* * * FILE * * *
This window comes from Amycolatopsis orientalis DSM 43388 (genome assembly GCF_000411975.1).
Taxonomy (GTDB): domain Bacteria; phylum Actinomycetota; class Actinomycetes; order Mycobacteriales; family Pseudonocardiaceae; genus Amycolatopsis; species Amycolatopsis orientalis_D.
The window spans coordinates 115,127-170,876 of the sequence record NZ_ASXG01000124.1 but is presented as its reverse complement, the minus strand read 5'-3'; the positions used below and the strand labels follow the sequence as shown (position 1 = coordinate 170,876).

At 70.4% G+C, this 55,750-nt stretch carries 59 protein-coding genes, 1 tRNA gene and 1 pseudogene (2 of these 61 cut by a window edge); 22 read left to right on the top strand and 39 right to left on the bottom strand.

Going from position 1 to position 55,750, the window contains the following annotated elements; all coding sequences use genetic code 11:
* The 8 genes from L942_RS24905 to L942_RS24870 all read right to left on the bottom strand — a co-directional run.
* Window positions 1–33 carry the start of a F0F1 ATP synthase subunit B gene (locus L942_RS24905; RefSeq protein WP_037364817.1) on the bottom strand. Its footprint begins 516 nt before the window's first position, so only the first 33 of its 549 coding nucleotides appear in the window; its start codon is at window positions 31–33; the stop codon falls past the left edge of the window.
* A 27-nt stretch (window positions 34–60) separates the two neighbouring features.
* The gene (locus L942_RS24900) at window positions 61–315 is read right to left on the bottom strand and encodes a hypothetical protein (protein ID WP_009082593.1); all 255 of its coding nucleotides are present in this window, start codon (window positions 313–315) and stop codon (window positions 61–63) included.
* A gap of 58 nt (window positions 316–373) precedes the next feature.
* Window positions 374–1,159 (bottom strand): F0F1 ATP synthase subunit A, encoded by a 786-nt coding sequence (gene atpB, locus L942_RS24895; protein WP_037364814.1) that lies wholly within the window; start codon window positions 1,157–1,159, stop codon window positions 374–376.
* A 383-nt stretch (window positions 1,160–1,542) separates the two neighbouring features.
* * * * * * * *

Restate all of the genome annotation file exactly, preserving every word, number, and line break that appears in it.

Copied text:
This window comes from Amycolatopsis orientalis DSM 43388 (genome assembly GCF_000411975.1).
Taxonomy (GTDB): domain Bacteria; phylum Actinomycetota; class Actinomycetes; order Mycobacteriales; family Pseudonocardiaceae; genus Amycolatopsis; species Amycolatopsis orientalis_D.
The window spans coordinates 115,127-170,876 of the sequence record NZ_ASXG01000124.1 but is presented as its reverse complement, the minus strand read 5'-3'; the positions used below and the strand labels follow the sequence as shown (position 1 = coordinate 170,876).

At 70.4% G+C, this 55,750-nt stretch carries 59 protein-coding genes, 1 tRNA gene and 1 pseudogene (2 of these 61 cut by a window edge); 22 read left to right on the top strand and 39 right to left on the bottom strand.

Going from position 1 to position 55,750, the window contains the following annotated elements; all coding sequences use genetic code 11:
* The 8 genes from L942_RS24905 to L942_RS24870 all read right to left on the bottom strand — a co-directional run.
* Window positions 1–33 carry the start of a F0F1 ATP synthase subunit B gene (locus L942_RS24905; RefSeq protein WP_037364817.1) on the bottom strand. Its footprint begins 516 nt before the window's first position, so only the first 33 of its 549 coding nucleotides appear in the window; its start codon is at window positions 31–33; the stop codon falls past the left edge of the window.
* A 27-nt stretch (window positions 34–60) separates the two neighbouring features.
* The gene (locus L942_RS24900) at window positions 61–315 is read right to left on the bottom strand and encodes a hypothetical protein (protein ID WP_009082593.1); all 255 of its coding nucleotides are present in this window, start codon (window positions 313–315) and stop codon (window positions 61–63) included.
* A gap of 58 nt (window positions 316–373) precedes the next feature.
* Window positions 374–1,159 (bottom strand): F0F1 ATP synthase subunit A, encoded by a 786-nt coding sequence (gene atpB, locus L942_RS24895; protein WP_037364814.1) that lies wholly within the window; start codon window positions 1,157–1,159, stop codon window positions 374–376.
* A 383-nt stretch (window positions 1,160–1,542) separates the two neighbouring features.